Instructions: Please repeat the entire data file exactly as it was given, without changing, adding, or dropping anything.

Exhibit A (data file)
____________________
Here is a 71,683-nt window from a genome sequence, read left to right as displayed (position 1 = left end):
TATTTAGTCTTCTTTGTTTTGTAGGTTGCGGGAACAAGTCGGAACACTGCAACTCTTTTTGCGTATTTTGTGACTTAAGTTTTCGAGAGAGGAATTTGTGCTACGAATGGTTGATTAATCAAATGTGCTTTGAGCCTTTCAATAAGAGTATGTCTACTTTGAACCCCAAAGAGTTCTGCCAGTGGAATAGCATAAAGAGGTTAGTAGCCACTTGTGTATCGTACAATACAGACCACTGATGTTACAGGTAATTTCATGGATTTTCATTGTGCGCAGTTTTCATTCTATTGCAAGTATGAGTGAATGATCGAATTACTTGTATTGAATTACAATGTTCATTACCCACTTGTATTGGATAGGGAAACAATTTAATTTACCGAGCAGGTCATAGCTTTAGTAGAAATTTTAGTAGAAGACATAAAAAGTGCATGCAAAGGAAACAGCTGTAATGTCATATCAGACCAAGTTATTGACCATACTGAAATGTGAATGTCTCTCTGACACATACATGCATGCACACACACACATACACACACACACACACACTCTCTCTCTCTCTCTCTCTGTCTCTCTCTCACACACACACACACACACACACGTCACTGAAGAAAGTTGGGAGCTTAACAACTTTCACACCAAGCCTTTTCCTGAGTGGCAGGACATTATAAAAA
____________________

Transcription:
Here is a 71,683-nt window from a genome sequence, read left to right as displayed (position 1 = left end):
TATTTAGTCTTCTTTGTTTTGTAGGTTGCGGGAACAAGTCGGAACACTGCAACTCTTTTTGCGTATTTTGTGACTTAAGTTTTCGAGAGAGGAATTTGTGCTACGAATGGTTGATTAATCAAATGTGCTTTGAGCCTTTCAATAAGAGTATGTCTACTTTGAACCCCAAAGAGTTCTGCCAGTGGAATAGCATAAAGAGGTTAGTAGCCACTTGTGTATCGTACAATACAGACCACTGATGTTACAGGTAATTTCATGGATTTTCATTGTGCGCAGTTTTCATTCTATTGCAAGTATGAGTGAATGATCGAATTACTTGTATTGAATTACAATGTTCATTACCCACTTGTATTGGATAGGGAAACAATTTAATTTACCGAGCAGGTCATAGCTTTAGTAGAAATTTTAGTAGAAGACATAAAAAGTGCATGCAAAGGAAACAGCTGTAATGTCATATCAGACCAAGTTATTGACCATACTGAAATGTGAATGTCTCTCTGACACATACATGCATGCACACACACACATACACACACACACACACACTCTCTCTCTCTCTCTCTCTGTCTCTCTCTCACACACACACACACACACACACGTCACTGAAGAAAGTTGGGAGCTTAACAACTTTCACACCAAGCCTTTTCCTGAGTGGCAGGACATTATAAAAA